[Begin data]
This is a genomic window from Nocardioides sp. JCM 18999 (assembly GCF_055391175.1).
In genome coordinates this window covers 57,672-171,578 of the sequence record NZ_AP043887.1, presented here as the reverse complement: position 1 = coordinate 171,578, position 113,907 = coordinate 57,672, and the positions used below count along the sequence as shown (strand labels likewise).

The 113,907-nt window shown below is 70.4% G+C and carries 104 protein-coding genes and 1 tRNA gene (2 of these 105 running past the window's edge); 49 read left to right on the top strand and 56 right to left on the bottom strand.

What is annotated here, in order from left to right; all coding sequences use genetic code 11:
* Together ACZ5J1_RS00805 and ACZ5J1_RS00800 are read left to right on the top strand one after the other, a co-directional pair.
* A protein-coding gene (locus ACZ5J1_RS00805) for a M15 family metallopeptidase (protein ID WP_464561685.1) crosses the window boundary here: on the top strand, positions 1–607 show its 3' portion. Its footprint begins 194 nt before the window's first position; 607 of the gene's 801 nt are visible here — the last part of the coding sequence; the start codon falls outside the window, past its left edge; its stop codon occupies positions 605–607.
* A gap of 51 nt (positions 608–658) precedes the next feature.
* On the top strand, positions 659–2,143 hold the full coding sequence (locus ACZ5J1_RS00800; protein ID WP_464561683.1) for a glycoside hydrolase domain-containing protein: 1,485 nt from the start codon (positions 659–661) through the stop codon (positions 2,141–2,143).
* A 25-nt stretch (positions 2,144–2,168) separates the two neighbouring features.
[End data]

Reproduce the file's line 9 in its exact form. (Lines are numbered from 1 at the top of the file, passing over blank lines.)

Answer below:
* A 25-nt stretch (positions 2,144–2,168) separates the two neighbouring features.